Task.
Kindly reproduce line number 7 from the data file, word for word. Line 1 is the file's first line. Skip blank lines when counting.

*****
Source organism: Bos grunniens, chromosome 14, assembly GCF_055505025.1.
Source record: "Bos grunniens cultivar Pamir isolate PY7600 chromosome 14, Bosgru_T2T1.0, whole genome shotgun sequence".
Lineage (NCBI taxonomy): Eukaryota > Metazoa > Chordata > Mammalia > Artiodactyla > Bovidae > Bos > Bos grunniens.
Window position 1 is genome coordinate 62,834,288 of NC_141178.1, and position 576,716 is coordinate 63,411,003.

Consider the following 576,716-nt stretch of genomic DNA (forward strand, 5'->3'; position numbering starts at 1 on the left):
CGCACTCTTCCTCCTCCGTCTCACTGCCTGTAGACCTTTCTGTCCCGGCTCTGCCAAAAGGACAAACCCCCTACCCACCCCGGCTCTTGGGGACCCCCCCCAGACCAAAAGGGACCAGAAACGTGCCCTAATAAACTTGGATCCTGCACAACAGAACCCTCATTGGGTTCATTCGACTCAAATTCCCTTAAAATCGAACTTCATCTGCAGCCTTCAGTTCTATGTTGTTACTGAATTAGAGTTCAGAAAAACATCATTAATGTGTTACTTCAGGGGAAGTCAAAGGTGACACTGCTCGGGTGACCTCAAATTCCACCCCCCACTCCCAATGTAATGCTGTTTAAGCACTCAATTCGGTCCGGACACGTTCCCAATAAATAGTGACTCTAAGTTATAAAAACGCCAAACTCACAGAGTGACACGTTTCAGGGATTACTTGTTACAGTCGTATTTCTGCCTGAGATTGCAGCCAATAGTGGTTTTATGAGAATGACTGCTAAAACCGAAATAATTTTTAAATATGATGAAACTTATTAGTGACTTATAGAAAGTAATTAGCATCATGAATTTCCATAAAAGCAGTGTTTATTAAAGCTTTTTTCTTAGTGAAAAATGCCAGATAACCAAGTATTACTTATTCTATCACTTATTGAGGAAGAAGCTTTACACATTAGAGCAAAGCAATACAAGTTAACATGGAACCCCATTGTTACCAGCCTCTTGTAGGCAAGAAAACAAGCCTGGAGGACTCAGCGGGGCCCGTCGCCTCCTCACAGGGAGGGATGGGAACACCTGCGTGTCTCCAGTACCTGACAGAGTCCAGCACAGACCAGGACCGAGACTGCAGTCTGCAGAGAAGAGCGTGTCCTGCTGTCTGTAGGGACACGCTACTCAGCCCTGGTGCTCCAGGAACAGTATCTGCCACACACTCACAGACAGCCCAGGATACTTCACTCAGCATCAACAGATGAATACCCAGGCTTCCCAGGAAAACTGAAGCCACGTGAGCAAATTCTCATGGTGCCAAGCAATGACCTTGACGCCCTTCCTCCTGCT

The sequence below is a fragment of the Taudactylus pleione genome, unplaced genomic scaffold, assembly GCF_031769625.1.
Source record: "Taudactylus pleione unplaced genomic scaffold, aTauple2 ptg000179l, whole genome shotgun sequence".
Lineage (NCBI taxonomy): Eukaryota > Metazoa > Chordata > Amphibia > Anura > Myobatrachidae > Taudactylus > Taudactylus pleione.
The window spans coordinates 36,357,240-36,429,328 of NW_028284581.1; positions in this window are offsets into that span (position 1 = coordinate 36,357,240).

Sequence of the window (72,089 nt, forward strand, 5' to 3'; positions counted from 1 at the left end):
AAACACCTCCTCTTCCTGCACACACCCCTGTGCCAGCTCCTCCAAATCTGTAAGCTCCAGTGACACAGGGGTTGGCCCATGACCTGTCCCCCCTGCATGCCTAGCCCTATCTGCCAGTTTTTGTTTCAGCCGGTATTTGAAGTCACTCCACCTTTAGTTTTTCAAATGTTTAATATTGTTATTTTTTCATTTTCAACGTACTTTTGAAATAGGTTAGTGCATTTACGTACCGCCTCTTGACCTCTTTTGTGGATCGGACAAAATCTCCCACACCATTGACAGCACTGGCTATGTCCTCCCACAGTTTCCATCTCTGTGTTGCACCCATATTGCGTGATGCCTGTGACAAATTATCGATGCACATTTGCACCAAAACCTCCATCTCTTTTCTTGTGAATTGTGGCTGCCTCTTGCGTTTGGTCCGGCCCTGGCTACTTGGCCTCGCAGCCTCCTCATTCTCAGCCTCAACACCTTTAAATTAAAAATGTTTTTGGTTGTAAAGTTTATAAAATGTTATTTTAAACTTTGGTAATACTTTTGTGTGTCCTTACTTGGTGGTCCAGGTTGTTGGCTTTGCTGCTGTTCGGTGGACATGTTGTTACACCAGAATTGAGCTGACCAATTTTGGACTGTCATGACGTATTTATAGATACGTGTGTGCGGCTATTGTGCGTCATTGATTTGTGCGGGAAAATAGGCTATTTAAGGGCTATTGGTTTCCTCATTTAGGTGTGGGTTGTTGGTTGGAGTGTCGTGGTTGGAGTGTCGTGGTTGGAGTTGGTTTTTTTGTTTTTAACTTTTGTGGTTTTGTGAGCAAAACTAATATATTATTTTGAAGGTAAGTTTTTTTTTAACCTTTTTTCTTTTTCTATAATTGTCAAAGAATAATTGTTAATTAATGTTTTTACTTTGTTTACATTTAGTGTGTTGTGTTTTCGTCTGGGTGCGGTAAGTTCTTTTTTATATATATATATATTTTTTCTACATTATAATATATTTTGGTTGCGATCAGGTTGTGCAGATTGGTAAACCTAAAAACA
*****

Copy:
The sequence below is a fragment of the Taudactylus pleione genome, unplaced genomic scaffold, assembly GCF_031769625.1.